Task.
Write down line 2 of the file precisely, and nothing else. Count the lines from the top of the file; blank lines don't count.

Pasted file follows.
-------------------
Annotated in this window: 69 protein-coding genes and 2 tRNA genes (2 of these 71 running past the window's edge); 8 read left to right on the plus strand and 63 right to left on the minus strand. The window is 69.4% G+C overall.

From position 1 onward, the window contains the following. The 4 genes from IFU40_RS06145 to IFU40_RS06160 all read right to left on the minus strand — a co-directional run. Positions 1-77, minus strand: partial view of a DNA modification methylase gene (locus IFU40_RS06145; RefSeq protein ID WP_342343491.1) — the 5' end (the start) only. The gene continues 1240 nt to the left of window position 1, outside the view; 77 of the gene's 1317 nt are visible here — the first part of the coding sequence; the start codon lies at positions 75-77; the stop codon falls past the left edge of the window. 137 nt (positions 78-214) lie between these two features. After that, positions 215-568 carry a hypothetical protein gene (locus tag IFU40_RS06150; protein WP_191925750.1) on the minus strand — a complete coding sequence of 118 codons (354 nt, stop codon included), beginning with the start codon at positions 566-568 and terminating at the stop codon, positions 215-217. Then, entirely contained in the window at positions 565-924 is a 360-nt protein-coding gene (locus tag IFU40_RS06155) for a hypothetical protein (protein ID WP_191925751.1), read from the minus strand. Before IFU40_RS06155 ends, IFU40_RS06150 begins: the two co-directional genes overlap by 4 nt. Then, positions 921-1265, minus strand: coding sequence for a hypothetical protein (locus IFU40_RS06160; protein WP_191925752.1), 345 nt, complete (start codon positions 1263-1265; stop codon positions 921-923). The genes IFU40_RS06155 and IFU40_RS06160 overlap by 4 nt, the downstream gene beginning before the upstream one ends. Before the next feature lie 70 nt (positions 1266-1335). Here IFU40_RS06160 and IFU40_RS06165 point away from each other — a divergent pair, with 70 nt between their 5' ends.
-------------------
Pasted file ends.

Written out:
From position 1 onward, the window contains the following. The 4 genes from IFU40_RS06145 to IFU40_RS06160 all read right to left on the minus strand — a co-directional run. Positions 1-77, minus strand: partial view of a DNA modification methylase gene (locus IFU40_RS06145; RefSeq protein ID WP_342343491.1) — the 5' end (the start) only. The gene continues 1240 nt to the left of window position 1, outside the view; 77 of the gene's 1317 nt are visible here — the first part of the coding sequence; the start codon lies at positions 75-77; the stop codon falls past the left edge of the window. 137 nt (positions 78-214) lie between these two features. After that, positions 215-568 carry a hypothetical protein gene (locus tag IFU40_RS06150; protein WP_191925750.1) on the minus strand — a complete coding sequence of 118 codons (354 nt, stop codon included), beginning with the start codon at positions 566-568 and terminating at the stop codon, positions 215-217. Then, entirely contained in the window at positions 565-924 is a 360-nt protein-coding gene (locus tag IFU40_RS06155) for a hypothetical protein (protein ID WP_191925751.1), read from the minus strand. Before IFU40_RS06155 ends, IFU40_RS06150 begins: the two co-directional genes overlap by 4 nt. Then, positions 921-1265, minus strand: coding sequence for a hypothetical protein (locus IFU40_RS06160; protein WP_191925752.1), 345 nt, complete (start codon positions 1263-1265; stop codon positions 921-923). The genes IFU40_RS06155 and IFU40_RS06160 overlap by 4 nt, the downstream gene beginning before the upstream one ends. Before the next feature lie 70 nt (positions 1266-1335). Here IFU40_RS06160 and IFU40_RS06165 point away from each other — a divergent pair, with 70 nt between their 5' ends.